Graphics::drawImage performance


#1

We are building a plugin using the JUCE framework (mac only for now).  We have two GUI controls that are constantly updated (A VU meter and a curve display).

We initialise a timer in the PluginEditor (which is a Timer object) constructor

startTimer(50);

In the PluginEditor::timerCallback() function we call setValue of our Components.  This means that the Graphics::drawImageAt is called every 50ms for our two components.

When we use the Instruments Time Profiler, we notice that Graphics::drawImageAt is consuming a substantial amount of CPU.  It results in a call of Graphics::drawImageTransformed, resulting in CoreGraphicsContext::drawImage.

I've included a snippet from the Time Profiler, which shows that the application takes 33 percent of its time (which includes dsp of the plugin etc.) drawing images.

From the code it looks like a choice has been made that a transform can be applied at all times. However, we are using an image exclusively for offscreen rendering, which does not require the ability to transform. We miss the ability to draw (a part of) an image whithout an AffineTransform, which we suppose to be much more efficient.

Any suggestions?

Gilles


#2

Don't be misled by the affine transform - the way these things work is that the code that does the low-level rendering will be optimised for cases where the transform is an identity or integer translation. Unless you're shifting it by a sub-pixel amount then it should render optimally fast.

But continuously blasting images to the screen is going to be slow when the images are memory-based, because of the bandwidth involved. The GL renderer is much better at caching images on the GPU than the CoreGraphics one.


#3

I am having similar problems while programming skinned image-based sliders and animated VU meters. The drawImage() and drawImageAt() just seem to slow. Could you give me some hints on how to implement GL rendering for this purpose? Do I have to derive all my animated components from OpenGLContext and use attachTo(*this) ? This would mean I will have multiple GlContexts running simlutaneously in my main window though..Is that really the way to go? Thanks for any advice!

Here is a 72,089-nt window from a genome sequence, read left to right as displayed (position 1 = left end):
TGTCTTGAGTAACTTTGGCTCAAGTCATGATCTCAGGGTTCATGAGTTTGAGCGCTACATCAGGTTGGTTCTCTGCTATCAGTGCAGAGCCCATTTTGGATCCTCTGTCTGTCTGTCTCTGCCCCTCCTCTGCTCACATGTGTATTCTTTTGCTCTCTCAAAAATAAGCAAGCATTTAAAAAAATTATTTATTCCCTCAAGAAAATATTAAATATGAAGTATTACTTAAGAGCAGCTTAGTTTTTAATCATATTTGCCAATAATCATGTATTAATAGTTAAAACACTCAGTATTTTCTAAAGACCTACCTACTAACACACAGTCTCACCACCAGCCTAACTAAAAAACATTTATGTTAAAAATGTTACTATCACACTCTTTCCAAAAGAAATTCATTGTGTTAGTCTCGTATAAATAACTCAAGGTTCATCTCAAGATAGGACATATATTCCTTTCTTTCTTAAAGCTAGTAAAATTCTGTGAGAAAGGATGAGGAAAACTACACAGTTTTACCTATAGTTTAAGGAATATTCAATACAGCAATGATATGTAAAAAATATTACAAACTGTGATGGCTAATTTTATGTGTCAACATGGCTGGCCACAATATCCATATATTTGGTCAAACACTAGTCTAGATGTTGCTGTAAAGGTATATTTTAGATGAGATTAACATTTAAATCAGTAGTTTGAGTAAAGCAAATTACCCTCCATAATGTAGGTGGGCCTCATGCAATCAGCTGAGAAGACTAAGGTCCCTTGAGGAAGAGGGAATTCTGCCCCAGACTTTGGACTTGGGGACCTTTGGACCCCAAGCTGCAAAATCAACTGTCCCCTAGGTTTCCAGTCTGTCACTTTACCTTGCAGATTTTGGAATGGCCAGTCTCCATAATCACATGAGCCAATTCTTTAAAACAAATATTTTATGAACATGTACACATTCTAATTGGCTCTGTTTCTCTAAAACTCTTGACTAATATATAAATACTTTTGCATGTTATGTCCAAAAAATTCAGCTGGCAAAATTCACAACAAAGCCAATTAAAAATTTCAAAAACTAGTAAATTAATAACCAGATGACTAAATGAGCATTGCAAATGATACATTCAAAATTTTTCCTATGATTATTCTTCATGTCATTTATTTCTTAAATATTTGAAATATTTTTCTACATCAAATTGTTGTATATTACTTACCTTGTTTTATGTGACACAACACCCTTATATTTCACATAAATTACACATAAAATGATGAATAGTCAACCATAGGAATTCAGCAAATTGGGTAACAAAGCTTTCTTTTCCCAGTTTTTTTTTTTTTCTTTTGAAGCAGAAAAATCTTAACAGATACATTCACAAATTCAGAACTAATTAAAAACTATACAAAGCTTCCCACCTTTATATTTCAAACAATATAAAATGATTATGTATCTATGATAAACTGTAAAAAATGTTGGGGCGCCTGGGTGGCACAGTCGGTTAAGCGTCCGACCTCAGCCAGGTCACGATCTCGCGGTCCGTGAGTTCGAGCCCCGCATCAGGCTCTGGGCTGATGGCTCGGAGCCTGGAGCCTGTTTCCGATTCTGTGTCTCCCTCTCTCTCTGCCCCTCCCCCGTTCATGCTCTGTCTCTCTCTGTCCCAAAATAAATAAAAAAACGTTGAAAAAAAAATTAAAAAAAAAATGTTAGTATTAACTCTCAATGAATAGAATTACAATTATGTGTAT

#4

(Yuck.. Image-based sliders - a pet hate of mine!)

But if for some reason you really can't use vector graphics, then moving to GL is easy - any normal image will be cached on the GPU when you use it, so should draw very fast. No need to use frame buffers explicitly.


#5

Thanks for your reply! He..he.. can't help needing them.. so I just need to change the rendering engine for the application main window using setRenderingEngine()? No OpenGLContext needed?


#6

Yes, just change the rendering engine. You do need a context for that (see the demo example of how to do it), but don't need to change any image code.


#7

I studied the demo juce app. So I derived my main GUI window from OpenGLRenderer, added a OpenGLContext instance and added following code to the constructor of the main GUI window:

            // change rendering engine to OpenGL

            openGLContext.setComponentPaintingEnabled(true);

            openGLContext.attachTo(*this);

            openGLContext.setContinuousRepainting(true);

            openGLContext.setRenderer(this);

 

however this does not seem to do the trick and my window displays mostly random rubbish.. What am I missing? Thanks!


#8

just adding a member OpenGlContext mOpenGLContext

and do 

mOpenGLContext.attachTo(*this);

should be enough AFAIK